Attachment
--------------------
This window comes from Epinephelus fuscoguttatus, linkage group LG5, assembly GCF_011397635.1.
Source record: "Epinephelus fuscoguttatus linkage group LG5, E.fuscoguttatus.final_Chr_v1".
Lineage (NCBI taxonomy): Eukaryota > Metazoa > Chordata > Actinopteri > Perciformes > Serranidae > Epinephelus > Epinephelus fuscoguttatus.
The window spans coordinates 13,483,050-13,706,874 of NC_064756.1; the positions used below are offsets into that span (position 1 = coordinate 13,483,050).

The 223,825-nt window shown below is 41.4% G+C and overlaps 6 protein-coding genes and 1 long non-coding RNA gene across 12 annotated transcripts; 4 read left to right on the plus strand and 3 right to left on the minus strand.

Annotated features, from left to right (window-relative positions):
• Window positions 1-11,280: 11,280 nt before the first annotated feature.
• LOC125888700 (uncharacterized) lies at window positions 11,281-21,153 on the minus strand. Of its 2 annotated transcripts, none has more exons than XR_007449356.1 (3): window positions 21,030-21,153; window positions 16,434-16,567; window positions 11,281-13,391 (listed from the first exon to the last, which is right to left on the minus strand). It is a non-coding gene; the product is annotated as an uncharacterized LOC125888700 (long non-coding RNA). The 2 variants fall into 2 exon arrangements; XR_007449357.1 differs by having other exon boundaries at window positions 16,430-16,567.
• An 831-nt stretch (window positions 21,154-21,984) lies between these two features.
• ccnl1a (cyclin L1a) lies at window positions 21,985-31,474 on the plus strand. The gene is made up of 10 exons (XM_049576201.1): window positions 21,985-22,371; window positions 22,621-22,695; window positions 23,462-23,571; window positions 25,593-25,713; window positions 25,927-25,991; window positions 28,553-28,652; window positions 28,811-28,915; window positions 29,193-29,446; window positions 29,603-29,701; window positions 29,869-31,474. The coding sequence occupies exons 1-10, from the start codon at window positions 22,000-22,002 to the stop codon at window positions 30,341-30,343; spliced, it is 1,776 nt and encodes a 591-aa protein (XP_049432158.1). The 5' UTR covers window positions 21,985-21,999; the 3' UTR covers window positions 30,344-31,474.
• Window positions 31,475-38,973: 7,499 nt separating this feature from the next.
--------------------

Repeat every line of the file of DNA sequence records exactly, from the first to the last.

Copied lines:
This window comes from Epinephelus fuscoguttatus, linkage group LG5, assembly GCF_011397635.1.
Source record: "Epinephelus fuscoguttatus linkage group LG5, E.fuscoguttatus.final_Chr_v1".
Lineage (NCBI taxonomy): Eukaryota > Metazoa > Chordata > Actinopteri > Perciformes > Serranidae > Epinephelus > Epinephelus fuscoguttatus.
The window spans coordinates 13,483,050-13,706,874 of NC_064756.1; the positions used below are offsets into that span (position 1 = coordinate 13,483,050).

The 223,825-nt window shown below is 41.4% G+C and overlaps 6 protein-coding genes and 1 long non-coding RNA gene across 12 annotated transcripts; 4 read left to right on the plus strand and 3 right to left on the minus strand.

Annotated features, from left to right (window-relative positions):
• Window positions 1-11,280: 11,280 nt before the first annotated feature.
• LOC125888700 (uncharacterized) lies at window positions 11,281-21,153 on the minus strand. Of its 2 annotated transcripts, none has more exons than XR_007449356.1 (3): window positions 21,030-21,153; window positions 16,434-16,567; window positions 11,281-13,391 (listed from the first exon to the last, which is right to left on the minus strand). It is a non-coding gene; the product is annotated as an uncharacterized LOC125888700 (long non-coding RNA). The 2 variants fall into 2 exon arrangements; XR_007449357.1 differs by having other exon boundaries at window positions 16,430-16,567.
• An 831-nt stretch (window positions 21,154-21,984) lies between these two features.
• ccnl1a (cyclin L1a) lies at window positions 21,985-31,474 on the plus strand. The gene is made up of 10 exons (XM_049576201.1): window positions 21,985-22,371; window positions 22,621-22,695; window positions 23,462-23,571; window positions 25,593-25,713; window positions 25,927-25,991; window positions 28,553-28,652; window positions 28,811-28,915; window positions 29,193-29,446; window positions 29,603-29,701; window positions 29,869-31,474. The coding sequence occupies exons 1-10, from the start codon at window positions 22,000-22,002 to the stop codon at window positions 30,341-30,343; spliced, it is 1,776 nt and encodes a 591-aa protein (XP_049432158.1). The 5' UTR covers window positions 21,985-21,999; the 3' UTR covers window positions 30,344-31,474.
• Window positions 31,475-38,973: 7,499 nt separating this feature from the next.